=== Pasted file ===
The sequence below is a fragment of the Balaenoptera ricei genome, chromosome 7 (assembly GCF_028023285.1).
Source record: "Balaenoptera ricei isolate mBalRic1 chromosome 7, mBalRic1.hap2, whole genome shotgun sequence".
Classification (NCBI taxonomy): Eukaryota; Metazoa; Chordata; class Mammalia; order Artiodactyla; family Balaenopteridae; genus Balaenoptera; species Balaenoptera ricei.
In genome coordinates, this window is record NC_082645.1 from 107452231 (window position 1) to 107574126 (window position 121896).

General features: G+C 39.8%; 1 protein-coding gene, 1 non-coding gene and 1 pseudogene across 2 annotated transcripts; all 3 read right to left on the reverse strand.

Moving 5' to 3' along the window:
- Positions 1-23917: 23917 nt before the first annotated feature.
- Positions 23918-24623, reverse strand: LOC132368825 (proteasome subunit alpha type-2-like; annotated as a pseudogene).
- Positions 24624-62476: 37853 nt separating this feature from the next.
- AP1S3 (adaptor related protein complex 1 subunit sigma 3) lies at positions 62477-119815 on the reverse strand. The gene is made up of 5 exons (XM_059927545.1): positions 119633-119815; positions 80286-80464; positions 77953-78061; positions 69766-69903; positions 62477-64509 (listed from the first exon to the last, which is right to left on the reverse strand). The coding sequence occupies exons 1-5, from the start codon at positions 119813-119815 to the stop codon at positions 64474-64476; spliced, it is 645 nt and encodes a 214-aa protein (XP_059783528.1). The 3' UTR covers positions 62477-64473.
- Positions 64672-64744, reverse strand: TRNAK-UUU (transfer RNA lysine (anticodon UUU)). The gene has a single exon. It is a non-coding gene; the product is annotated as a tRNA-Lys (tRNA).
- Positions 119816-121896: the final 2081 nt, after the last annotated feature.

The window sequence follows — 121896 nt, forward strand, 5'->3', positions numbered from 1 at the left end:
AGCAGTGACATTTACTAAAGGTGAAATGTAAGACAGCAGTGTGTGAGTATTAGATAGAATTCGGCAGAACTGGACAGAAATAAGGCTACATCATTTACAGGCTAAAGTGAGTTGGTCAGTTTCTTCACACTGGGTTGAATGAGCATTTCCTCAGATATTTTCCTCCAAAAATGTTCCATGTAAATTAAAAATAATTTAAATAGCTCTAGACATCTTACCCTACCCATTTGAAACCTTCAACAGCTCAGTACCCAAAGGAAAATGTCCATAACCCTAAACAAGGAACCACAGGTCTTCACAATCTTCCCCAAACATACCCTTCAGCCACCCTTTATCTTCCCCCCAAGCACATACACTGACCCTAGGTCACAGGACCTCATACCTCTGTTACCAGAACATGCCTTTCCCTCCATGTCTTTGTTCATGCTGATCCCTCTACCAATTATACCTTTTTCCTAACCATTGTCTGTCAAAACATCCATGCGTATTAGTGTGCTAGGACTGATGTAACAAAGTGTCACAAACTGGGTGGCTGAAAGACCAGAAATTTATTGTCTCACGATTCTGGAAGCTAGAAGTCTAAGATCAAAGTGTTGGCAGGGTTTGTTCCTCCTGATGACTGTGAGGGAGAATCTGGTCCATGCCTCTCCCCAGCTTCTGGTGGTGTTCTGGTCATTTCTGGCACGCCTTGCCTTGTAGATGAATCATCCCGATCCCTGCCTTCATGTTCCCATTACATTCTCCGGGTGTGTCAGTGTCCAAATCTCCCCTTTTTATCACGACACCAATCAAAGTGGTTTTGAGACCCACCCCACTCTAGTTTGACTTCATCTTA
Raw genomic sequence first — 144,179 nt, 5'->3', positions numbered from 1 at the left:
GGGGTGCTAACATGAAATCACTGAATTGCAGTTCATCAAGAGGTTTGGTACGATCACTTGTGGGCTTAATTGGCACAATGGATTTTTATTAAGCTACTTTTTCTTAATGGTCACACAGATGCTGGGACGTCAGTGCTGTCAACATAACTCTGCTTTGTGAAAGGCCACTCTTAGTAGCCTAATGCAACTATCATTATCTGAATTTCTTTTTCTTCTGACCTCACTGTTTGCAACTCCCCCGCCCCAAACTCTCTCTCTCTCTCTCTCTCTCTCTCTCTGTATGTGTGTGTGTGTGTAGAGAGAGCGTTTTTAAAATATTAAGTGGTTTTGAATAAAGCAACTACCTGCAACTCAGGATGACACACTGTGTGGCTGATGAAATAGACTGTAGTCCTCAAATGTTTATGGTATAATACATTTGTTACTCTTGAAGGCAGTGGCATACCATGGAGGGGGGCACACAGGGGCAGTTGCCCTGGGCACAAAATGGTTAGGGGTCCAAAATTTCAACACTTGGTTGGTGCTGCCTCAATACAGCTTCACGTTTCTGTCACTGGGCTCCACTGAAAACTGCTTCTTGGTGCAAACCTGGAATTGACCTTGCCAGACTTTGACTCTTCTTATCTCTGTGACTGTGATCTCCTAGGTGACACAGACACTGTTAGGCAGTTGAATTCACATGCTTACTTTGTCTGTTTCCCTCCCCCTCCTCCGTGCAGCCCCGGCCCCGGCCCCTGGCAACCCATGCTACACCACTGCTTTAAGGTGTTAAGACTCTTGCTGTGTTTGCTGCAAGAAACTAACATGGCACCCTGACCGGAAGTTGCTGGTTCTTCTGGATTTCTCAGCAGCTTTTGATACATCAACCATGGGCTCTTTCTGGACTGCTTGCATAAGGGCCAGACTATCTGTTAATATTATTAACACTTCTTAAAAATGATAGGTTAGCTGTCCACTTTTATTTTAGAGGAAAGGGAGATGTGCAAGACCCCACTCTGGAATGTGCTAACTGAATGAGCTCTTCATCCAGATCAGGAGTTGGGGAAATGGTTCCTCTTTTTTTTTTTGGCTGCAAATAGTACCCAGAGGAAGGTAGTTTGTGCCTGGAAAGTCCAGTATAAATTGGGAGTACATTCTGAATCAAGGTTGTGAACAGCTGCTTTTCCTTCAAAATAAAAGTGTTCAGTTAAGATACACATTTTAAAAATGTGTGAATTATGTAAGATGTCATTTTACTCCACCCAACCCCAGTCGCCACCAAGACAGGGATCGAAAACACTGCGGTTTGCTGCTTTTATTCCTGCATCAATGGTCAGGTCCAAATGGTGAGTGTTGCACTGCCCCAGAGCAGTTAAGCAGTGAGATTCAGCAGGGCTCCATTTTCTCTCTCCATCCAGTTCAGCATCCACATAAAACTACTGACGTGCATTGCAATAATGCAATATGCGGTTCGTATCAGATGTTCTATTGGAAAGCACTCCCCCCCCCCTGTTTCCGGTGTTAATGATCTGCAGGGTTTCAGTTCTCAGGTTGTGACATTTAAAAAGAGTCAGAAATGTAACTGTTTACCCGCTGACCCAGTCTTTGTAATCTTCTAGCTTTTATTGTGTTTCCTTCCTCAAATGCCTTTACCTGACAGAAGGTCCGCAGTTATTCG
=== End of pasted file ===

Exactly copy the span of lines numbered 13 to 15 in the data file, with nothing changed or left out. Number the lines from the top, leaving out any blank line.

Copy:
The window sequence follows — 121896 nt, forward strand, 5'->3', positions numbered from 1 at the left end:
AGCAGTGACATTTACTAAAGGTGAAATGTAAGACAGCAGTGTGTGAGTATTAGATAGAATTCGGCAGAACTGGACAGAAATAAGGCTACATCATTTACAGGCTAAAGTGAGTTGGTCAGTTTCTTCACACTGGGTTGAATGAGCATTTCCTCAGATATTTTCCTCCAAAAATGTTCCATGTAAATTAAAAATAATTTAAATAGCTCTAGACATCTTACCCTACCCATTTGAAACCTTCAACAGCTCAGTACCCAAAGGAAAATGTCCATAACCCTAAACAAGGAACCACAGGTCTTCACAATCTTCCCCAAACATACCCTTCAGCCACCCTTTATCTTCCCCCCAAGCACATACACTGACCCTAGGTCACAGGACCTCATACCTCTGTTACCAGAACATGCCTTTCCCTCCATGTCTTTGTTCATGCTGATCCCTCTACCAATTATACCTTTTTCCTAACCATTGTCTGTCAAAACATCCATGCGTATTAGTGTGCTAGGACTGATGTAACAAAGTGTCACAAACTGGGTGGCTGAAAGACCAGAAATTTATTGTCTCACGATTCTGGAAGCTAGAAGTCTAAGATCAAAGTGTTGGCAGGGTTTGTTCCTCCTGATGACTGTGAGGGAGAATCTGGTCCATGCCTCTCCCCAGCTTCTGGTGGTGTTCTGGTCATTTCTGGCACGCCTTGCCTTGTAGATGAATCATCCCGATCCCTGCCTTCATGTTCCCATTACATTCTCCGGGTGTGTCAGTGTCCAAATCTCCCCTTTTTATCACGACACCAATCAAAGTGGTTTTGAGACCCACCCCACTCTAGTTTGACTTCATCTTA
Raw genomic sequence first — 144,179 nt, 5'->3', positions numbered from 1 at the left: